Manufacturing AUTOMATION

The black hole of manufacturing

June 30, 2015
By Dick Morley

Jun. 30, 2015 – The future of manufacturing is application dependent and two examples of this come to mind. One is the understanding of black holes, and the other is regarding Google’s internal organization.

A black hole is known by its surface only — much like a factory automation process or a beer plant. What counts is what can enter the plant (“goes-inta”) and what comes out (“goes- outta”). A black hole, as it gets larger, increases its volume on the cubic basis. The black hole surface, however, only increases as the square. This means that the black hole content is not related linearly to the surface area, much like the complexity of large systems. The surface area of a company of process or country can be made to expand only by increasing the internal complexity to an astounding amount. This argues for small loosely coupled economies. Like small startups, profitability is inversely proportional to size.

Google understands this very well. If you go to Google and check on the “more” indicator, you’ll get about 50 different loosely coupled organizations. They seem not to be run by Google Corporate. Google Corporate is the gravity that holds the black hole we call the Google system together. Each of the agents in the Google system, however, is strong and independent as would be a small company.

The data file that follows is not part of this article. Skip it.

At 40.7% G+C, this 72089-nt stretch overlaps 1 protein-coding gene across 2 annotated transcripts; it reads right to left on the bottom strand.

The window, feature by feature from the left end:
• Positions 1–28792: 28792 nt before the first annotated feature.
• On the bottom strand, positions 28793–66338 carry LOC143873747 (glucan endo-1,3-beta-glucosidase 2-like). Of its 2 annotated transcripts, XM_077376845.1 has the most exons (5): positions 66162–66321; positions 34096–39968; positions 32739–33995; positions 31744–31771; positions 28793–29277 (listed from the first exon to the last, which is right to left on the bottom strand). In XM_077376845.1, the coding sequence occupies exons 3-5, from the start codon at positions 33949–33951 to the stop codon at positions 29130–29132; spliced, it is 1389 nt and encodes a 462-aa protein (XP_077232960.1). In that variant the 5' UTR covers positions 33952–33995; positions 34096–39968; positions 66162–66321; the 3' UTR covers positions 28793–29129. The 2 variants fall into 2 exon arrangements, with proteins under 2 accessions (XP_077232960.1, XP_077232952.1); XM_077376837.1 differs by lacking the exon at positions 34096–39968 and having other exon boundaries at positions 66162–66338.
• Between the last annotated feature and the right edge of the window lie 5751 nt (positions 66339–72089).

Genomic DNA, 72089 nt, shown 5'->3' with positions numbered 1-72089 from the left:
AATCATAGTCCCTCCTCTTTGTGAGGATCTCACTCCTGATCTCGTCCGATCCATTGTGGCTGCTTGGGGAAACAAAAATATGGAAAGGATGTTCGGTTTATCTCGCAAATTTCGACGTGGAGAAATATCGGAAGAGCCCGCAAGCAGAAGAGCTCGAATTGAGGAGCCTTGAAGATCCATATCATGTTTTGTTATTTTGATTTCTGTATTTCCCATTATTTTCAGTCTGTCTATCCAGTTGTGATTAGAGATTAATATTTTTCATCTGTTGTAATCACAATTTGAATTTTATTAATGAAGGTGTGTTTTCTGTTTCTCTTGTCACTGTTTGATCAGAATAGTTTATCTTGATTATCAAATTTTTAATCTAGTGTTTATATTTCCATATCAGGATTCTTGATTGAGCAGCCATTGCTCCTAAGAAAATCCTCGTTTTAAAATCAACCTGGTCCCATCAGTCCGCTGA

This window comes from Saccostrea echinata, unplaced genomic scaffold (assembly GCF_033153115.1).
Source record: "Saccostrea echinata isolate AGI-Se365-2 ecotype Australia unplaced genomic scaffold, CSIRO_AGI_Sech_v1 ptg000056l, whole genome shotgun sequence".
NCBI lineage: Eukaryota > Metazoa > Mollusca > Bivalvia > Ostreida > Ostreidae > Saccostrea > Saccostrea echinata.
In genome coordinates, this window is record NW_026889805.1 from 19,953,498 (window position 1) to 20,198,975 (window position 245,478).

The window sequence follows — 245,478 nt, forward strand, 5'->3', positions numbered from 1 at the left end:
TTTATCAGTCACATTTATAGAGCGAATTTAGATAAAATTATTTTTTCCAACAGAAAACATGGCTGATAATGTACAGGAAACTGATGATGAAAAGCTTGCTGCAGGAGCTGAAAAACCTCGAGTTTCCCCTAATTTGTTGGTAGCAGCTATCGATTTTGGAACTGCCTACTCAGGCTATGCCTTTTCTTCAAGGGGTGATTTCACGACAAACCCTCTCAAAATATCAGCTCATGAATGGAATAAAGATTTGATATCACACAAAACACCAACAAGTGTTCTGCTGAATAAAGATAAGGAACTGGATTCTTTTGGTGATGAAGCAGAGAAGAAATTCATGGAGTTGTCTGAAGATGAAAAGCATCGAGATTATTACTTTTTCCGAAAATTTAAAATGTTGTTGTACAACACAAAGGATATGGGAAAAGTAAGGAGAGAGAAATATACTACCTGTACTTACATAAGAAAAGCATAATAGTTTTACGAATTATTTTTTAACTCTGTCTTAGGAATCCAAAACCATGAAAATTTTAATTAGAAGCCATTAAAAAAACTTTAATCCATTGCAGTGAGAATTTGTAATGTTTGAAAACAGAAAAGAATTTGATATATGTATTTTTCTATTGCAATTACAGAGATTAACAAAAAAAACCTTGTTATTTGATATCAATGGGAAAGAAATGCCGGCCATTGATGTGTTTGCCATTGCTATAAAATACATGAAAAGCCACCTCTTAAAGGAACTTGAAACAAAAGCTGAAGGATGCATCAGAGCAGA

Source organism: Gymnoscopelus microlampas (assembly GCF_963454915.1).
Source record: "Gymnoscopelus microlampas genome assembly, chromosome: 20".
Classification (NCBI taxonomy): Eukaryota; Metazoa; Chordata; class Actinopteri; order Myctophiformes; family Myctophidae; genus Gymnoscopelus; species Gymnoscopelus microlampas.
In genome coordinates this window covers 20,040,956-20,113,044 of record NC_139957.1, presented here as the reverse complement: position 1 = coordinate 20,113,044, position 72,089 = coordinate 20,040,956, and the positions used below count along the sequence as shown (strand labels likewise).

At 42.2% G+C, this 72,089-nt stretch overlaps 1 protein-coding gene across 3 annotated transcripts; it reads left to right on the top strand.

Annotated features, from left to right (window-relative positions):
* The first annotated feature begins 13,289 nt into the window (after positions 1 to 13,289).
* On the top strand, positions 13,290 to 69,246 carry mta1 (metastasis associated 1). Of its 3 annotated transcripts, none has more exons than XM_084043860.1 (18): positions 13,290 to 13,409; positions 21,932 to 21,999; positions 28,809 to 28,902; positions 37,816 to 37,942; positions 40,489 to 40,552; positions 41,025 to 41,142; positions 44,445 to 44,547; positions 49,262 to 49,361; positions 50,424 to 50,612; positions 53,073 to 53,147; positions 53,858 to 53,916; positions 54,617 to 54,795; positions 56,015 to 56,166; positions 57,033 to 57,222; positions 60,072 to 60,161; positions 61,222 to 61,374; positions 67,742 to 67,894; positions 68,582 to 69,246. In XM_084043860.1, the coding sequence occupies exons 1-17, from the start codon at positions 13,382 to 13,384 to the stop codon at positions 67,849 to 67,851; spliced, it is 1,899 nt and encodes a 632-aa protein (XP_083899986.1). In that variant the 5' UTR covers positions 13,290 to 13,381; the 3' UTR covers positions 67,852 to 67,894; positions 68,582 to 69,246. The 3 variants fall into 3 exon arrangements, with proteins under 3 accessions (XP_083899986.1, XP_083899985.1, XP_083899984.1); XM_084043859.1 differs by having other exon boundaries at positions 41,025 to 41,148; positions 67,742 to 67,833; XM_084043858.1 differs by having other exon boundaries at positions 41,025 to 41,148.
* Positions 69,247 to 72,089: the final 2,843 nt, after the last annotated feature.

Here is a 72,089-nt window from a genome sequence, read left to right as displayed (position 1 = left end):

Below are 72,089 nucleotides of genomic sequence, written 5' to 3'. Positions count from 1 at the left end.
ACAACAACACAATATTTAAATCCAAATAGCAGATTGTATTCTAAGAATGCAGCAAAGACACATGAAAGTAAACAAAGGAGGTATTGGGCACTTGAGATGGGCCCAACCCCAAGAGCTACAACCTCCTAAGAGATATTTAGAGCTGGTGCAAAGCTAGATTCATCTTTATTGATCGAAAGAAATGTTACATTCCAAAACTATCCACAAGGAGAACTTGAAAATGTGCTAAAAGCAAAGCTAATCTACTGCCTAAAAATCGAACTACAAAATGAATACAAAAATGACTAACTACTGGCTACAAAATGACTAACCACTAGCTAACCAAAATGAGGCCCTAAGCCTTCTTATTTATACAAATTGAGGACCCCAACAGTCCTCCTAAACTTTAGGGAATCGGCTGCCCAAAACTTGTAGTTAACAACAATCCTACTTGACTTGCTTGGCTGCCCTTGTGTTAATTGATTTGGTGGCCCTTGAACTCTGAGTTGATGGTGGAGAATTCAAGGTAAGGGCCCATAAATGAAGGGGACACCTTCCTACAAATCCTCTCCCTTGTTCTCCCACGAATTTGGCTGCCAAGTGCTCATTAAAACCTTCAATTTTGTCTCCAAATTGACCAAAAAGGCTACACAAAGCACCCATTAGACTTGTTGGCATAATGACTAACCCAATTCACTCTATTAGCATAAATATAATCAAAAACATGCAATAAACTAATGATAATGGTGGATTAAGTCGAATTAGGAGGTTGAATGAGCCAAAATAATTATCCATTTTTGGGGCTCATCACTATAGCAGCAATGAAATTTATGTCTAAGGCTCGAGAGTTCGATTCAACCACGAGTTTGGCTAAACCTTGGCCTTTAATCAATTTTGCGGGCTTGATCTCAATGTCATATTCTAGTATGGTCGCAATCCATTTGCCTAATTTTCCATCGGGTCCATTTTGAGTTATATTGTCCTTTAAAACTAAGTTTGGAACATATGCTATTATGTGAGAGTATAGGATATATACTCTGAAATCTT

This argues for small economic elements in any large system that perform specific functions with conductivity to the whole limited. The application concept used for the iPhone are examples of this application dependency of self-acting agents held together by a connectivity and a communications- oriented operating system. To some extent the internals of a black hole and the Google linkage are examples of the new philosophical aspect to agents and economic systems. These systems and elements also tend to be “intelligent.” I do not mean this to be intelligent systems as described in science fiction movies. This intelligence is much like the intelligence in your heart. The heart manages to beat without management. Management is distant and cannot stop the heart or allow the heart to hurt itself. I guess self-adaptive is a better word than intelligent. In the simplest case, the invention of feedback systems in 1936 was one of the first emergence of these adaptive reactive systems.

This means that future systems will require components that are a direct application targeted rather than an engineering performance. Most of us geeks think about performance as faster, better, cheaper when in fact the user wants it dependable, lifecycle costs and status. In the building information management (BIM) world, we utilize these three elements:


• comfort,
• security, and
• status.

Although BIM systems were initially designed for human beings, we can also consider the inhabitants being applications and manipulation elements. In this case, the applications in the iPhone and MtoM are perfect applications of this philosophy. To some extent, the programmable logic controller is a similar device. They are scattered throughout the world and appear as Google applications, modems, game cards and Wikis.

In summary, the internal technology that lets things happen is irrelevant but necessary. What counts is the ability of the application to be honest, self-adapted and run forever, even the purchase of the applications in these modern showcases of technology is made easy.

Dick Morley ( is the inventor of the PLC, and author, speaker, automation industry maverick and self-proclaimed ubergeek.

This column originally appeared in the June 2015 issue of Manufacturing AUTOMATION.

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